Dem says raids not politically motivated

A pair of counterterrorism operations targeting al Qaeda-linked suspects in Somalia and Libya were not designed to bolster President Obama's sagging polling numbers, Rep. Dutch Ruppersberger (D-Md.) said Monday. 

"When you get intelligence ... you go when you think the timing is right," Ruppersberger said.  

The Maryland Democrat dismissed accusations Obama gave the green light to those operations as a way to shift focus away from the White House's political challenges at home.  

Obama’s approval rating has dropped to one of the lowest levels in two years in the wake of the government shutdown and continued fights with congressional Republicans over ObamaCare and the debt ceiling.

Since the government shutdown, Obama’s approval rating has slipped 3 percentage points to 41 percent, while his disapproval went up to 52 percent, according to a Gallup poll on Friday. 

That said, "the timing was right, pursuant to the intelligence" to go after al Qaeda leader Anas al-Liby in Libya and al-Shabaab commander Abdulkadir Mohamed Abdulkadir in Somalia, Ruppersberger said during an interview on CNN. 

On Sunday, members of the Navy's Special Warfare Development Group, also known as SEAL Team 6, launched a nighttime raid against Abdulkadir's stronghold in the costal town of Barawe in southern Somalia, according to the Pentagon.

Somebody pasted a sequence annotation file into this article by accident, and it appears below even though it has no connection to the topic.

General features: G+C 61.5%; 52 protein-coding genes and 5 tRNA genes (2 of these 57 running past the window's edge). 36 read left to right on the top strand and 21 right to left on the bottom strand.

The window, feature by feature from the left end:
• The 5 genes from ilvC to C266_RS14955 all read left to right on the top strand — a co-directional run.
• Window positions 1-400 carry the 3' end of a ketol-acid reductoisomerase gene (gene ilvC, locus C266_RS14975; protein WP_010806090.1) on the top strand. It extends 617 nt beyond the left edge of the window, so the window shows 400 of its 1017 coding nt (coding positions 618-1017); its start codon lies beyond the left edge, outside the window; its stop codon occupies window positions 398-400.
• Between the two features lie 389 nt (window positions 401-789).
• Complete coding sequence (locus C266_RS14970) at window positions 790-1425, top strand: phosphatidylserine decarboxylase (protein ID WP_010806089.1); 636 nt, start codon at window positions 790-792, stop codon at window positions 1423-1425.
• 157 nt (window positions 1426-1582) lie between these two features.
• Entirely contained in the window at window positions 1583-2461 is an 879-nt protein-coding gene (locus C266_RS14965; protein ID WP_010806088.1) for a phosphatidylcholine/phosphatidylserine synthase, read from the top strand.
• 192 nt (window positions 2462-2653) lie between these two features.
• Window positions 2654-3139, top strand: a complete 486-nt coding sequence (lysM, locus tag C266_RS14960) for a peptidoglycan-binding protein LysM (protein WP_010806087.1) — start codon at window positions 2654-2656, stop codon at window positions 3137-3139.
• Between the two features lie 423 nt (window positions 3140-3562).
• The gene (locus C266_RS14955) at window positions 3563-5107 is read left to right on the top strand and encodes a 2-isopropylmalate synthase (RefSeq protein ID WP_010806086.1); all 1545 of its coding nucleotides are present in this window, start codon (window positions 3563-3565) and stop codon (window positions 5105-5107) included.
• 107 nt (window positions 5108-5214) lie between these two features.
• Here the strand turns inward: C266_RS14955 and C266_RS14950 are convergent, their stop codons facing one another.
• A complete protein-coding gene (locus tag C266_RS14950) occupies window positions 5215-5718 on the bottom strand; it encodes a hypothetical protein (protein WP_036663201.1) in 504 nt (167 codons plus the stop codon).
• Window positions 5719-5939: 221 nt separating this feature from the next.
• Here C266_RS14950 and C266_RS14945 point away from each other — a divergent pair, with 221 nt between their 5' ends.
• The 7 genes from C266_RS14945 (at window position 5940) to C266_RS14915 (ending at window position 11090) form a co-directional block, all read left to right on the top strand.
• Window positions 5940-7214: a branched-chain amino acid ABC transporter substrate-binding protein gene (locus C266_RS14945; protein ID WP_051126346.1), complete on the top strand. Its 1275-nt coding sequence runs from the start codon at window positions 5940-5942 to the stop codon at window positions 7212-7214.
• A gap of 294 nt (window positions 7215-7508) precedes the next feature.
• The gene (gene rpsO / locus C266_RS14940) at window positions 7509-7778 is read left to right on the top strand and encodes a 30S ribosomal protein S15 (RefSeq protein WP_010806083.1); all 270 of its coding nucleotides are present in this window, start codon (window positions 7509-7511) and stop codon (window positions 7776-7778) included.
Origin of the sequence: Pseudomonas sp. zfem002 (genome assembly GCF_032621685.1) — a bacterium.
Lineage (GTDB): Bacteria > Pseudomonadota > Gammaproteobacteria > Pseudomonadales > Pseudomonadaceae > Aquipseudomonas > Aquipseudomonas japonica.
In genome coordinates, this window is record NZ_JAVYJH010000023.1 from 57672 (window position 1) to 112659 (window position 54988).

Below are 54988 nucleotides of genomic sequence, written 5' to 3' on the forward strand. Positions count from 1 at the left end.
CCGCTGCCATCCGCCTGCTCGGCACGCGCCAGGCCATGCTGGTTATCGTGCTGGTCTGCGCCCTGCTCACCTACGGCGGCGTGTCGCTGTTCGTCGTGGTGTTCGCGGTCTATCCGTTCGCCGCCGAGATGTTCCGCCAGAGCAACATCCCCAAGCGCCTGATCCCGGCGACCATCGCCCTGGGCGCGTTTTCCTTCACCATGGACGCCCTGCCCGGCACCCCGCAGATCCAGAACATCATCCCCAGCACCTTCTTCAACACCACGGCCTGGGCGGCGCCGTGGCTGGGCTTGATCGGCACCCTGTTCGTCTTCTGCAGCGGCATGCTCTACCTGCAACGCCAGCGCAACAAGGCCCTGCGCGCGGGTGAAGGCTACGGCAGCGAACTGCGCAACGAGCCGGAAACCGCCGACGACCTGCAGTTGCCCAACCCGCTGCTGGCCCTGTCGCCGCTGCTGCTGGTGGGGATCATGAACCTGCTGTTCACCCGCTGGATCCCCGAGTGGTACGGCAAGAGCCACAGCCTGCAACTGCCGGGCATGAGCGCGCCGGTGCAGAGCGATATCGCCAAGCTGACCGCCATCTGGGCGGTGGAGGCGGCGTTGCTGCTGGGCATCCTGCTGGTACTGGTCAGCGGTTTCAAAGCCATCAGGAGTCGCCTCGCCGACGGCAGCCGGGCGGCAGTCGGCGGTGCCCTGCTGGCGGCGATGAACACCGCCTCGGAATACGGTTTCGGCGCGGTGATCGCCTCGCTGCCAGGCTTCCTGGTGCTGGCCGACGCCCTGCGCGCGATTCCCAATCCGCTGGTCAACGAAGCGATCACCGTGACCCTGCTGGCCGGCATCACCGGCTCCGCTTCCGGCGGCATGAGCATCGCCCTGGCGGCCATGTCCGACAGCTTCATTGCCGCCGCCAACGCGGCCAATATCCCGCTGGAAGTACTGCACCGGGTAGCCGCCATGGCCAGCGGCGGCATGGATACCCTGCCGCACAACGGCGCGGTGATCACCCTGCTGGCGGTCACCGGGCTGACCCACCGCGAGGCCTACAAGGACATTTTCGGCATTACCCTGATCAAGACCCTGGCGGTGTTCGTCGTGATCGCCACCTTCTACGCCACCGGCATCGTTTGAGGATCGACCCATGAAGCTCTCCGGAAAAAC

That same day, U.S. special forces captured al-Liby during a capture mission in Libya, the Pentagon confirmed. 

The Barawe raid was launched in response to al-Shabaab's deadly attack on the Westgate shopping mall in Nairobi, Kenya, which ended with more than 60 dead and hundreds wounded. 

Al-Liby's capture was the culmination of a lengthy manhunt for the Libyan national by U.S. intelligence agents. He was wanted for his involvement in the in the bombings of the U.S. Embassies in Dar es Salaam, Tanzania, and Nairobi in 1998.

Recent reports citing administration sources say the White House has already decided to try al-Liby on those charges before a civilian court, and not the military tribunal in Guantánamo Bay, Cuba. 

He is currently being questioned by American intelligence officials aboard a Navy warship in international waters in the region. 

In Somalia, the SEAL team was forces to abort its mission to capture Abdulkadir alive, after the team engaged al-Shabaab gunmen during the operation. 

The White House and Pentagon opted not to launch an armed drone strike against Abdulkadir's location in Somalia, since military and intelligence officials wanted to al-Shabaab leader taken alive.